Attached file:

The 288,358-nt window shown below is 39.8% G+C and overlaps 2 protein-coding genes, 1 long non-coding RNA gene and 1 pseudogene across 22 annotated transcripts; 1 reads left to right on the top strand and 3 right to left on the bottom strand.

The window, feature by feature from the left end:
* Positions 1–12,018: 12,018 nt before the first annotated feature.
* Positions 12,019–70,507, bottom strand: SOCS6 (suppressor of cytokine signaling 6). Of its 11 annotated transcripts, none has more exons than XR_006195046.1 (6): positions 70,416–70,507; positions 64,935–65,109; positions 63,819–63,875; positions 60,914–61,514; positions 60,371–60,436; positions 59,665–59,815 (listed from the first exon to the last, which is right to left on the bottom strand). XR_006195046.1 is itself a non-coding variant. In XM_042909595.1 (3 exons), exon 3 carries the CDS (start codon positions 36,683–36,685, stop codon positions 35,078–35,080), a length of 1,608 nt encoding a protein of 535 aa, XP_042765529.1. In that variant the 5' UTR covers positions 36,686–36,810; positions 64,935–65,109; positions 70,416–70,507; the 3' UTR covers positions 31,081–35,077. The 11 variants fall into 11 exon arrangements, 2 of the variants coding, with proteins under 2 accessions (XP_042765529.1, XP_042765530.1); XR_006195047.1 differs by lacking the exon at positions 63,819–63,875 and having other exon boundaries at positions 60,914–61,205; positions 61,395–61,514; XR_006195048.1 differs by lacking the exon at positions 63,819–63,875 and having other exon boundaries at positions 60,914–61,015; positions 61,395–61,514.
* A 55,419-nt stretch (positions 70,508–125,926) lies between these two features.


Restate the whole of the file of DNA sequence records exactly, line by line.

The 288,358-nt window shown below is 39.8% G+C and overlaps 2 protein-coding genes, 1 long non-coding RNA gene and 1 pseudogene across 22 annotated transcripts; 1 reads left to right on the top strand and 3 right to left on the bottom strand.

The window, feature by feature from the left end:
* Positions 1–12,018: 12,018 nt before the first annotated feature.
* Positions 12,019–70,507, bottom strand: SOCS6 (suppressor of cytokine signaling 6). Of its 11 annotated transcripts, none has more exons than XR_006195046.1 (6): positions 70,416–70,507; positions 64,935–65,109; positions 63,819–63,875; positions 60,914–61,514; positions 60,371–60,436; positions 59,665–59,815 (listed from the first exon to the last, which is right to left on the bottom strand). XR_006195046.1 is itself a non-coding variant. In XM_042909595.1 (3 exons), exon 3 carries the CDS (start codon positions 36,683–36,685, stop codon positions 35,078–35,080), a length of 1,608 nt encoding a protein of 535 aa, XP_042765529.1. In that variant the 5' UTR covers positions 36,686–36,810; positions 64,935–65,109; positions 70,416–70,507; the 3' UTR covers positions 31,081–35,077. The 11 variants fall into 11 exon arrangements, 2 of the variants coding, with proteins under 2 accessions (XP_042765529.1, XP_042765530.1); XR_006195047.1 differs by lacking the exon at positions 63,819–63,875 and having other exon boundaries at positions 60,914–61,205; positions 61,395–61,514; XR_006195048.1 differs by lacking the exon at positions 63,819–63,875 and having other exon boundaries at positions 60,914–61,015; positions 61,395–61,514.
* A 55,419-nt stretch (positions 70,508–125,926) lies between these two features.